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When you pay a 40 per cent daily interest

Even by money-lending standards, this was a bit much

What do you do when you are poor, your child is suddenly hospitalised and you have no money to pay the bill? Most likely you'll be forced to depend on your local moneylender. If the latter charges a reasonable rate of interest, you might survive without being scalded much. But more often than not, it is a debt trap that awaits you.

Recently, the city police arrested some moneylenders on the charge of humiliating, harassing, intimidating and collecting extortionate interest rates from their borrowers. In local parlance, this kind of interest rate is sardonically called meter baddi.

The legal interest for secured loans is 15 per cent a year and 18 per cent for unsecured loans. However, local financiers charge up to an unbelievable 20 to 40 per cent interest per day! When the borrowers default, they use muscle power to recover the dues.

Usual victims

Their hapless clientele typically are flower and vegetable shop owners, footpath vendors and autorickshaw drivers, who have no dependable collateral to approach banks. They soon find themselves caught in the quicksand of debt.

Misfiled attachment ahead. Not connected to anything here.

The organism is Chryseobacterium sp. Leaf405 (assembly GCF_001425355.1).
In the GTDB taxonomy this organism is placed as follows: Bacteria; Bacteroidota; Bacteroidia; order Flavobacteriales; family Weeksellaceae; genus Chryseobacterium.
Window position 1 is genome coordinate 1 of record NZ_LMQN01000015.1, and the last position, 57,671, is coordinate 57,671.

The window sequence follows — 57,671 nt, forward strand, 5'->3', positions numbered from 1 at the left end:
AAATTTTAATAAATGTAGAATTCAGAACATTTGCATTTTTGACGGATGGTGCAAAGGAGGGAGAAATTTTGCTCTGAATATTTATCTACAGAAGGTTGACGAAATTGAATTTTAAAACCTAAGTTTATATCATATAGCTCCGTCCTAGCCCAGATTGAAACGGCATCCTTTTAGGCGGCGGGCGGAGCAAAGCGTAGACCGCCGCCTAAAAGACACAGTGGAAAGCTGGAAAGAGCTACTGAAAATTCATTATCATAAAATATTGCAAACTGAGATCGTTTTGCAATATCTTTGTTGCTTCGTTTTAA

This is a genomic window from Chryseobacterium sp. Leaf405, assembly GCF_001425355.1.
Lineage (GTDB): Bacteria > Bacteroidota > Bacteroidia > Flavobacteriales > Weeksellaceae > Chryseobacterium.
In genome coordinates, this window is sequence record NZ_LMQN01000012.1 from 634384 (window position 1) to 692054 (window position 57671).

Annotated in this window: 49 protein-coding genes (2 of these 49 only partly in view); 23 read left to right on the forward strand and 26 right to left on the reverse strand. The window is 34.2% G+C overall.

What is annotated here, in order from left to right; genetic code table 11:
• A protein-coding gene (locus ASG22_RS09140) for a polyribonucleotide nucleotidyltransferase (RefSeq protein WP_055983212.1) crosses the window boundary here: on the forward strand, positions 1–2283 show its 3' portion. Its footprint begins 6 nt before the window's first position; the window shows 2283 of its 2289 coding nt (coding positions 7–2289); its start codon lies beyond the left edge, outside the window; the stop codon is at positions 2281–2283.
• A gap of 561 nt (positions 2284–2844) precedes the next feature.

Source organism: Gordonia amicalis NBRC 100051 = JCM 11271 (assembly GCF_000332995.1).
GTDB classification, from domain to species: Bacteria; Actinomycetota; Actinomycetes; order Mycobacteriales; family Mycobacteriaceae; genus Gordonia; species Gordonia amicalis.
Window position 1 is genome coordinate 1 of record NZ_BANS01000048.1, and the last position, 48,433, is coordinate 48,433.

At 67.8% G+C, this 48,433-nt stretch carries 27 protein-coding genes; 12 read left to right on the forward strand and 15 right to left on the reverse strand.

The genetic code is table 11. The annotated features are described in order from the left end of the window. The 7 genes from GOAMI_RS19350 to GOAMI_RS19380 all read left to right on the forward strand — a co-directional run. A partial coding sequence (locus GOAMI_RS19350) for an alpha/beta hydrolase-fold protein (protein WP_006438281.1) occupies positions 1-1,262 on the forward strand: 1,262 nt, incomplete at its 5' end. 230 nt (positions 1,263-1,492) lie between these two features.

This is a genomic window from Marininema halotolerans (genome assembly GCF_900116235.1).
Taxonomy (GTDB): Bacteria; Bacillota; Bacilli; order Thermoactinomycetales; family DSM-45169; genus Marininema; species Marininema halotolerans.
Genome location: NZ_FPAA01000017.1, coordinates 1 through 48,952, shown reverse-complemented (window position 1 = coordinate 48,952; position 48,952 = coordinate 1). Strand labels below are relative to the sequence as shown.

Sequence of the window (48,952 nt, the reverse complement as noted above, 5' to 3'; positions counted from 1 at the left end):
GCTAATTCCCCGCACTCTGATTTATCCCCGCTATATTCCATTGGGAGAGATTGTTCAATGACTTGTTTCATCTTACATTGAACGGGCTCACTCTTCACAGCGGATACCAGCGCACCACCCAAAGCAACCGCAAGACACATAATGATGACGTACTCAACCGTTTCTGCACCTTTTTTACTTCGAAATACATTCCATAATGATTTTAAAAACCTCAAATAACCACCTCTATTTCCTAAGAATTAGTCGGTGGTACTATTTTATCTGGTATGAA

With cases of suicide abetment, kidnapping, intimidation and physical attack being reported against moneylenders, the Bangalore City police recently arrested a few, the last after an autorickshaw driver attempted suicide.

Police action

In some cases, the police have confiscated the financiers' properties. “We have also frozen their bank accounts,” a Central Crime Branch (CCB) officer told The Hindu.

He said the 40 per cent daily interest was prevalent in K.R. Market.

“But no one was filing complaints against these meter baddi operators. It is only in the last two weeks that harassed people are approaching us,” he said.

During the last fortnight, the police arrested three notorious ‘meter baddi' operators and recovered 200 blank cheques, blank sheets with borrowers' signatures, documents such as promissory notes, original property records, gold and silver jewellery.

Against rules

Charging such high rate of interest is an offence under the Karnataka Moneylenders' Act 1961, Karnataka Money Lenders Rules 1965, Karnataka Pawn Brokers Act 1961, Karnataka Pawn Brokers Rules 1966, Karnataka Prohibition of Charging of Exorbitant Interest Act 2004 and The Prize Chits and Money Circulation scheme (Banning) Act 1978.

M.T. SHIVA KUMAR

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